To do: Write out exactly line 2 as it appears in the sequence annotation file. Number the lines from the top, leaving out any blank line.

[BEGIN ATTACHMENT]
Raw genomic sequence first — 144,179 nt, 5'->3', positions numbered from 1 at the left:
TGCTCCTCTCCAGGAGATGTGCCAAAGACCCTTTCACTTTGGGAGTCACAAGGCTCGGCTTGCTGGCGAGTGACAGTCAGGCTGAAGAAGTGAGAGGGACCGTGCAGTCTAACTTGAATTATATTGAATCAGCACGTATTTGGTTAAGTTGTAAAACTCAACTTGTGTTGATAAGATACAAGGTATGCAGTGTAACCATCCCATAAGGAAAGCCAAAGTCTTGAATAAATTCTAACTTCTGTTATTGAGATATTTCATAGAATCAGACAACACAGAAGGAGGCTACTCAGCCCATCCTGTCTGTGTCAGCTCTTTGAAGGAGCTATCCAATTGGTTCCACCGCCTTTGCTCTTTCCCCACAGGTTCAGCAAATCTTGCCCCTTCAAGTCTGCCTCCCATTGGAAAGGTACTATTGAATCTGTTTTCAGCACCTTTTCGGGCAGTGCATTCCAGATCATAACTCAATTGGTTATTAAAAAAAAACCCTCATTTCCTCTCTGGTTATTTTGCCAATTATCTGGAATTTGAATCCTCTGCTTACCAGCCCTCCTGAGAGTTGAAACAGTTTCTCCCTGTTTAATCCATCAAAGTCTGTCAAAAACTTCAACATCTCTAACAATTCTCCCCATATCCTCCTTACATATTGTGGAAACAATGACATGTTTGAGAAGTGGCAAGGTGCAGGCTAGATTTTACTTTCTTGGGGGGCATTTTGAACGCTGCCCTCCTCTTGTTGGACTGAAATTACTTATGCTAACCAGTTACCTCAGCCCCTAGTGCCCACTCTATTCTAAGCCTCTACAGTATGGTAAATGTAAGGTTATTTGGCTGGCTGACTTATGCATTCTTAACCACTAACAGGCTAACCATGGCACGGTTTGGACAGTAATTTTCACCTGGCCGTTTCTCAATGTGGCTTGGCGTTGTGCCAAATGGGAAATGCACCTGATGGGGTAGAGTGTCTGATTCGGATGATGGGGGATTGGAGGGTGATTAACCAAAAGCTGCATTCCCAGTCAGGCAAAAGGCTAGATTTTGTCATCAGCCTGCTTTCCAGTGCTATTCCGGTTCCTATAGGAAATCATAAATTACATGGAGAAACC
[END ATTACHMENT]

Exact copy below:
TGCTCCTCTCCAGGAGATGTGCCAAAGACCCTTTCACTTTGGGAGTCACAAGGCTCGGCTTGCTGGCGAGTGACAGTCAGGCTGAAGAAGTGAGAGGGACCGTGCAGTCTAACTTGAATTATATTGAATCAGCACGTATTTGGTTAAGTTGTAAAACTCAACTTGTGTTGATAAGATACAAGGTATGCAGTGTAACCATCCCATAAGGAAAGCCAAAGTCTTGAATAAATTCTAACTTCTGTTATTGAGATATTTCATAGAATCAGACAACACAGAAGGAGGCTACTCAGCCCATCCTGTCTGTGTCAGCTCTTTGAAGGAGCTATCCAATTGGTTCCACCGCCTTTGCTCTTTCCCCACAGGTTCAGCAAATCTTGCCCCTTCAAGTCTGCCTCCCATTGGAAAGGTACTATTGAATCTGTTTTCAGCACCTTTTCGGGCAGTGCATTCCAGATCATAACTCAATTGGTTATTAAAAAAAAACCCTCATTTCCTCTCTGGTTATTTTGCCAATTATCTGGAATTTGAATCCTCTGCTTACCAGCCCTCCTGAGAGTTGAAACAGTTTCTCCCTGTTTAATCCATCAAAGTCTGTCAAAAACTTCAACATCTCTAACAATTCTCCCCATATCCTCCTTACATATTGTGGAAACAATGACATGTTTGAGAAGTGGCAAGGTGCAGGCTAGATTTTACTTTCTTGGGGGGCATTTTGAACGCTGCCCTCCTCTTGTTGGACTGAAATTACTTATGCTAACCAGTTACCTCAGCCCCTAGTGCCCACTCTATTCTAAGCCTCTACAGTATGGTAAATGTAAGGTTATTTGGCTGGCTGACTTATGCATTCTTAACCACTAACAGGCTAACCATGGCACGGTTTGGACAGTAATTTTCACCTGGCCGTTTCTCAATGTGGCTTGGCGTTGTGCCAAATGGGAAATGCACCTGATGGGGTAGAGTGTCTGATTCGGATGATGGGGGATTGGAGGGTGATTAACCAAAAGCTGCATTCCCAGTCAGGCAAAAGGCTAGATTTTGTCATCAGCCTGCTTTCCAGTGCTATTCCGGTTCCTATAGGAAATCATAAATTACATGGAGAAACC